2021 Theses Doctoral
Structural and functional characterization of the retinol-binding protein receptor STRA6
Vitamin A is an essential nutrient; it is not synthesized by mammals and therefore must be obtained through the diet. During times of fasting or dietary vitamin A insufficiency, retinol, the alcohol form of the vitamin is released from the liver, its main storage tissue, for circulation in complex with retinol-binding protein 4 (RBP) to provide an adequate supply to peripheral tissues. Stimulated by Retinoic Acid 6 (STRA6), the transmembrane RBP receptor, mediates retinol uptake across blood-tissue barriers such as the retinal pigment epithelium of the eye, the placenta and the choroid plexus of the brain. Our understanding as to how this protein functions has been greatly enhanced by the high-resolution 3D structure of zebrafish STRA6 in complex with calmodulin (CaM) solved by single-particle cryogenic-electron microscopy. However, the nature of the interaction of STRA6 with retinol remains unclear.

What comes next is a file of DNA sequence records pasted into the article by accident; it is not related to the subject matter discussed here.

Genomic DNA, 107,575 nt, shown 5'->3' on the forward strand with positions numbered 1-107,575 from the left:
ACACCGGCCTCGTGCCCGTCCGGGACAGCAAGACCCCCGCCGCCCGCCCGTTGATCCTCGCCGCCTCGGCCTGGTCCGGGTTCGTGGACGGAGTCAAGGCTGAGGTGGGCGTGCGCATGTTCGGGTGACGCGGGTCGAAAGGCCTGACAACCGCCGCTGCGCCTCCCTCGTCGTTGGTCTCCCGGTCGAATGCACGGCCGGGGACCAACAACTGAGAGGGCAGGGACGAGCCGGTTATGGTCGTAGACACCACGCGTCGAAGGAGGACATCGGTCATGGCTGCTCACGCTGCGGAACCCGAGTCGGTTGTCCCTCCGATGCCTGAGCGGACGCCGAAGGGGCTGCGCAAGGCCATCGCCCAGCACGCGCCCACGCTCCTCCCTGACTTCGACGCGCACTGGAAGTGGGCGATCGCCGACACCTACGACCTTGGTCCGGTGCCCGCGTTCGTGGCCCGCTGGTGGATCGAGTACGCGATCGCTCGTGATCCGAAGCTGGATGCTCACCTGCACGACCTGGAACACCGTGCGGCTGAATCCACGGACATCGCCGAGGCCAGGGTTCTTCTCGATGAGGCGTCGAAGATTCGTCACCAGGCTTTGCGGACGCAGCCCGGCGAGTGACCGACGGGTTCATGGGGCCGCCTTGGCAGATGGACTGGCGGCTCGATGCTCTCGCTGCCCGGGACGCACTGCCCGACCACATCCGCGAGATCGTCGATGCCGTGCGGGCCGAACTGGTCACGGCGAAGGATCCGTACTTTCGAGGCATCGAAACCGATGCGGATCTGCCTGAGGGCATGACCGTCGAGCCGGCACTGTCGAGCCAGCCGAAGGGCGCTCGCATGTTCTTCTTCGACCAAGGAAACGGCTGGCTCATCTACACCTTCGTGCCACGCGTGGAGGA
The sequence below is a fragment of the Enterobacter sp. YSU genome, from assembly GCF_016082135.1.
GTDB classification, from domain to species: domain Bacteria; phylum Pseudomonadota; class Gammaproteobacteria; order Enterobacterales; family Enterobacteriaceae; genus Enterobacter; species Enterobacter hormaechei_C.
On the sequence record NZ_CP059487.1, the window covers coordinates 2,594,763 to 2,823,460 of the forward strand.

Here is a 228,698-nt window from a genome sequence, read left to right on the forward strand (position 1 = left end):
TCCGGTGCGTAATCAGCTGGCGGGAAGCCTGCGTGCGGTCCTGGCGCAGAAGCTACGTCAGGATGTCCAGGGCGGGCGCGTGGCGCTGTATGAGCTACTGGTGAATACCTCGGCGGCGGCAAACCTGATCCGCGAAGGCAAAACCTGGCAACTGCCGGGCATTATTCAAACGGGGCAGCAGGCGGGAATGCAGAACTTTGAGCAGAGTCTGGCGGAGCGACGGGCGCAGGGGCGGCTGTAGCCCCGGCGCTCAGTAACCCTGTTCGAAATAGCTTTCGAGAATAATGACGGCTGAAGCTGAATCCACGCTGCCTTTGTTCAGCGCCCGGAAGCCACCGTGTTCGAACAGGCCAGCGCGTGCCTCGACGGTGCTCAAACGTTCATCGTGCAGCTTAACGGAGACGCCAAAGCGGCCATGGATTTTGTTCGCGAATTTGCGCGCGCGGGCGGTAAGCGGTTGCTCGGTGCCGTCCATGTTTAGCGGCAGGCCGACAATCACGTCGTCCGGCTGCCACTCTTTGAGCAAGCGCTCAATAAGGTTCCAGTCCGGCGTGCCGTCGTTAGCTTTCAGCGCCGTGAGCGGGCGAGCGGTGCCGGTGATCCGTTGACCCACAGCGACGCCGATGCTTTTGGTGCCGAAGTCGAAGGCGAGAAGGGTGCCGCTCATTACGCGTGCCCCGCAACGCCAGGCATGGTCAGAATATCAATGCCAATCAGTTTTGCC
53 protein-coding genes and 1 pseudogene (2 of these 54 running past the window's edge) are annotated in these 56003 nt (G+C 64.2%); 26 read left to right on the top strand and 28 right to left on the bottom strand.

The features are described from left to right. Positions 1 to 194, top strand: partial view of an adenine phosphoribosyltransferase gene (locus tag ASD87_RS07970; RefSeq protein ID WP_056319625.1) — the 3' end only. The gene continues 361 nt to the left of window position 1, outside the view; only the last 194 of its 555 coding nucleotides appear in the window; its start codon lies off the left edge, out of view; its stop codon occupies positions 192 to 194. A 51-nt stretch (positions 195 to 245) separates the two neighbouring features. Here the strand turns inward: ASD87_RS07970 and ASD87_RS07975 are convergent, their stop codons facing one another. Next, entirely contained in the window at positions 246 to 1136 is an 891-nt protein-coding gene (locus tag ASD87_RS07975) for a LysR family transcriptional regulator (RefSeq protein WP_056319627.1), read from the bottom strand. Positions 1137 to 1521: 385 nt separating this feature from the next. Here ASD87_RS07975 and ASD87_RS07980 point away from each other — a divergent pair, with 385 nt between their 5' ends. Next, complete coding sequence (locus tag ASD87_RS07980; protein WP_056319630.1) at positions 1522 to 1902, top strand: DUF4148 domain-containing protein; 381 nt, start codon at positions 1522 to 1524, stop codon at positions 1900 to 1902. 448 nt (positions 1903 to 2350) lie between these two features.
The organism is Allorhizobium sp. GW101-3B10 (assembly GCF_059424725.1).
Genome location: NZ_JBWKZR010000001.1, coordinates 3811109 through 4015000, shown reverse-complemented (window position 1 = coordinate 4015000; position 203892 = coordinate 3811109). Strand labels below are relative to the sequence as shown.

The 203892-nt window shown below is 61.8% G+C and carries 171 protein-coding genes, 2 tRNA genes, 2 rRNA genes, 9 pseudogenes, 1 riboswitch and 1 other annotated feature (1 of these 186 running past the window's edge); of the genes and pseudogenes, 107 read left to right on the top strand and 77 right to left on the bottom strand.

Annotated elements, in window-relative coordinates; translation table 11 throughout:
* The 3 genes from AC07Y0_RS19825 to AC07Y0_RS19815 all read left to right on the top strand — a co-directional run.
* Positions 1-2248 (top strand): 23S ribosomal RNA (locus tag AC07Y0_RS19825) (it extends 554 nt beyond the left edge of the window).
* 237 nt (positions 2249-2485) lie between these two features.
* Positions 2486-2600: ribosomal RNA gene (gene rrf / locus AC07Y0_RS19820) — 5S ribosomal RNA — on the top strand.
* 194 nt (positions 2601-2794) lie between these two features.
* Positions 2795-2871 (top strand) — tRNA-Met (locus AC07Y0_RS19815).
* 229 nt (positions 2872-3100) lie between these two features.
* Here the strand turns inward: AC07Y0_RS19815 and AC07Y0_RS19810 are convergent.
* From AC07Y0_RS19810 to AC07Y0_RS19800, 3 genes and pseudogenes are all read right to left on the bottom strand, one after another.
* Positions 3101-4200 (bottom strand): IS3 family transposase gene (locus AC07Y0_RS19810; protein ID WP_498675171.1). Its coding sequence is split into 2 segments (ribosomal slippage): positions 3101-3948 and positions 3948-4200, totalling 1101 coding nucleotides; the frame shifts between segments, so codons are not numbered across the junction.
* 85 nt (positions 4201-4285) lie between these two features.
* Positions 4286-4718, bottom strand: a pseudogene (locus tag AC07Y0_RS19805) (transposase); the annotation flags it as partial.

Here, I present the high-resolution structures of zebrafish and sheep STRA6 reconstituted in nanodisc lipid bilayers in the presence and absence of retinol. The nanodisc reconstitution system has allowed us to study this protein in a close to physiological environment and examine its interaction with the cell membrane and relationship with its ligand, retinol. We also present the structure of sheep STRA6 in complex with human RBP. The structure of the STRA6-RBP complex confirms predictions in the literature as to the nature of the protein-protein interaction needed for retinol transport. Calcium-bound CaM is bound to STRA6 in the RBP-STRA6 structure, consistent with a regulatory role of this calcium binding protein in STRA6-RBP interaction. The analysis of the three states of STRA6 – pre, post and during interaction with retinol – provide unique insights into the mechanism of STRA6-mediated cellular retinol uptake.
- Costabile_columbia_0054D_16807.pdf application/pdf 7.16 MB Download File
More About This Work
- Academic Units
- Cellular, Molecular and Biomedical Studies
- Thesis Advisors
- Mancia, Filippo
- Ph.D., Columbia University
- Published Here
- September 8, 2021